Cultural Pluralism, Identity Politics, and the Law
How do moves to recognize ethnic and cultural identity affect the idea of equality before the law?
Cultural Pluralism, Identity Politics, and the Law asks us to examine carefully the relation of cultural struggle and material transformation and the law's role in both. The essays in this collection, written by scholars from a variety of disciplines and theoretical inclinations, challenge orthodox understandings of the nature of identity politics and join in contemporary debates about separatism and assimilation. They ask us to think seriously about the ways the law has been and continues to be implicated in these debates, addressing questions about the challenges posed to notions of legal justice and procedural fairness by cultural pluralism and identity politics; about the role played by the law in structuring the terms under which recognition, accommodation, and inclusion are accorded to groups in the United States; and about how accepted notions of the law are defined by an ideal of integration and assimilation.
Contributors are Lauren Berlant, Elizabeth B. Clark, Kenneth L. Karst, George Lipsitz, and Dorothy Roberts.
Praise / Awards
". . . offers diverse but intersecting perspectives on the contemporary dialogues of (predominantly) racial equality and the role of cultural diversity in intellectual, political, and legal strategies for social change. Although too few selections are included for the book to be seen as an anthology on the subjects of cultural diversity and law, it will likely be assessed as a significant contribution to debates that are likely to continue for years, if not decades, to come."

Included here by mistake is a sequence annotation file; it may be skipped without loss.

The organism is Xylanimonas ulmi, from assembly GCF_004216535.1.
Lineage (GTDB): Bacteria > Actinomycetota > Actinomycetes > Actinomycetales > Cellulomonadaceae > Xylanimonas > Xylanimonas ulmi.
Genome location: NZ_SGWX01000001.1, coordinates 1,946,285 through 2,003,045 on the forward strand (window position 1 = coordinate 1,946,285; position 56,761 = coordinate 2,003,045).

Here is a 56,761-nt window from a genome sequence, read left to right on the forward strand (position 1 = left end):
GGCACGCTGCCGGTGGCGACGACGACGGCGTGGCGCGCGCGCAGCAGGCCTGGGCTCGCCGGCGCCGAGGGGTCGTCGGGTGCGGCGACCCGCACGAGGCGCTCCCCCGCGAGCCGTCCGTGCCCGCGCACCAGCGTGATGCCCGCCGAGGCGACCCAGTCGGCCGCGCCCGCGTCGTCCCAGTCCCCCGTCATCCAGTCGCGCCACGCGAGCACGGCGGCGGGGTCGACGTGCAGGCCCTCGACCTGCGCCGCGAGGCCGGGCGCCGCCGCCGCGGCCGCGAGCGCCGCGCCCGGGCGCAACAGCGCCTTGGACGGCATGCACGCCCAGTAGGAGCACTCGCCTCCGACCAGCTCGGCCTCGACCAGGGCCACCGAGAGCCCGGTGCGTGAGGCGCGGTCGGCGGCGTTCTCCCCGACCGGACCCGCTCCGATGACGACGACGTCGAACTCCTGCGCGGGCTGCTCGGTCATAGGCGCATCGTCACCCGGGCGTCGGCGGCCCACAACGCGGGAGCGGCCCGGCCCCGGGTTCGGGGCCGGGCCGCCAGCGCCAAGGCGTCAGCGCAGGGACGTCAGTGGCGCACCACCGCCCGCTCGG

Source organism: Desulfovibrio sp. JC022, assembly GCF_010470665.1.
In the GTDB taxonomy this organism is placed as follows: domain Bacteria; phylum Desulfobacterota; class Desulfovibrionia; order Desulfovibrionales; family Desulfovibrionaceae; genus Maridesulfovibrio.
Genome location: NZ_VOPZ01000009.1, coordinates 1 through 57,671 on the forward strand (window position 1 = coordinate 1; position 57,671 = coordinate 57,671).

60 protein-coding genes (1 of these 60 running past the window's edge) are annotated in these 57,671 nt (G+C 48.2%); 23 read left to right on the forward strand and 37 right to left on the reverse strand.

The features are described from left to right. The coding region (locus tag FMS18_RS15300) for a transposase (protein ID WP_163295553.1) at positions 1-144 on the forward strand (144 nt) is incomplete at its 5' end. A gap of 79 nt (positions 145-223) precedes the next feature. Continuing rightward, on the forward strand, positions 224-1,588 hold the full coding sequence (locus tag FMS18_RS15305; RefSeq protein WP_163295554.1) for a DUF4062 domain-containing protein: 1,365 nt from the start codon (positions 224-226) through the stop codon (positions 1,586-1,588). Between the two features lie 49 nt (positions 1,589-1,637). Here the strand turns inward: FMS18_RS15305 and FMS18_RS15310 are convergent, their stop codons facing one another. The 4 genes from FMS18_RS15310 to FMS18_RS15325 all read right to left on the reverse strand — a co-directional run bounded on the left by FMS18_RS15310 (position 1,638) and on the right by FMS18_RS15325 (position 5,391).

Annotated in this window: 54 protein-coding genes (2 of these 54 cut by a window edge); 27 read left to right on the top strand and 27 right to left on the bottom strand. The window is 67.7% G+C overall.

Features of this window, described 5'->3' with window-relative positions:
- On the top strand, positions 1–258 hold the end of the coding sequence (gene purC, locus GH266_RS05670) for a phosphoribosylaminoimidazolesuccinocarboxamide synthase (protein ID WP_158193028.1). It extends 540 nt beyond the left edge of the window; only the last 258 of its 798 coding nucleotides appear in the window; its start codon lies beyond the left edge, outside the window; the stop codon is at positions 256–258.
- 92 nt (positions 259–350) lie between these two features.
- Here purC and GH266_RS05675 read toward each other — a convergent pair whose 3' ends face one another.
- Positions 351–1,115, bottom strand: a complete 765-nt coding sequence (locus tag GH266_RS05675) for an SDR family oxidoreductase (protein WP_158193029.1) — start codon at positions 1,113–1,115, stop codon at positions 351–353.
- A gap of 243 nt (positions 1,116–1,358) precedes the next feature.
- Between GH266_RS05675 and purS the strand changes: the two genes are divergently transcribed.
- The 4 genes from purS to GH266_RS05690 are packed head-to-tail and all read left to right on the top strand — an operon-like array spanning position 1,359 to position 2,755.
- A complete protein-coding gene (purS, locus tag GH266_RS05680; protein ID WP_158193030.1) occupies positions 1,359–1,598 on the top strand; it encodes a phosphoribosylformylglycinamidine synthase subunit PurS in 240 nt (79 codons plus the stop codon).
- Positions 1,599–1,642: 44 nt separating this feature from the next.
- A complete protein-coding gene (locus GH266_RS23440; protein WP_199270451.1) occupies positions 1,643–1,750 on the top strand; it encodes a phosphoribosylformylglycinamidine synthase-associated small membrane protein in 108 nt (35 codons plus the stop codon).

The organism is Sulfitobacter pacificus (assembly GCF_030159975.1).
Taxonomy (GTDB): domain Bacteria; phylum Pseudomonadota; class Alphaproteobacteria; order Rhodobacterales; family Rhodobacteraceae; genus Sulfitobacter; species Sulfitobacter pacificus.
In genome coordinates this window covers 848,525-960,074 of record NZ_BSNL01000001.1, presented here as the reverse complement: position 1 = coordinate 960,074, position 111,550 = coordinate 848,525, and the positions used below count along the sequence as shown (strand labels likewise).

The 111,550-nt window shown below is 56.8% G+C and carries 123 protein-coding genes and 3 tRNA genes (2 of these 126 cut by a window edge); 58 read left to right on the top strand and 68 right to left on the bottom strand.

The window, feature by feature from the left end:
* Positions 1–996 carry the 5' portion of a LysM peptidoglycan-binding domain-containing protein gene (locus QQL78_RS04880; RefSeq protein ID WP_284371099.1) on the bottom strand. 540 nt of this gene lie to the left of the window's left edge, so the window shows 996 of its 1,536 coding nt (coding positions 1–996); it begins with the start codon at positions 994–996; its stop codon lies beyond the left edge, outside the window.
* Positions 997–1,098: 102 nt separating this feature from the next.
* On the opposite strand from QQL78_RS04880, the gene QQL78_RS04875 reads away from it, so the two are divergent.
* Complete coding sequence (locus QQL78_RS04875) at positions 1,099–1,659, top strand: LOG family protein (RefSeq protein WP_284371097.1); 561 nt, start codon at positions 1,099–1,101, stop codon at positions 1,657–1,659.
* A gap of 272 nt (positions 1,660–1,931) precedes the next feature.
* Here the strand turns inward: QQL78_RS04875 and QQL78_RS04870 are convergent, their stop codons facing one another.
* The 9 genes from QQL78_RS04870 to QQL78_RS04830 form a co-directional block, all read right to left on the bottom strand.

—Gayle Binion, University of California, Santa Barbara, Law and Politics Book Reviews, Volume IX, No. 10, October 1999
". . . a stimulating and generally accessible collection of essays organized around a single issue. The promise of the law is that it will treat all individuals equally, without reference to difference. However, members of cultural minorities are injured in spite of their abilities, achievements or desires; they re injured precisely because of their minority identity. . . . It focuses on important arguments for those interested in probing the limits of t he law in relation to local, historicized or contextualized moral standpoints."
—John Berteaux, University of California, San Diego, Australasian Journal of Philosophy, September 2000
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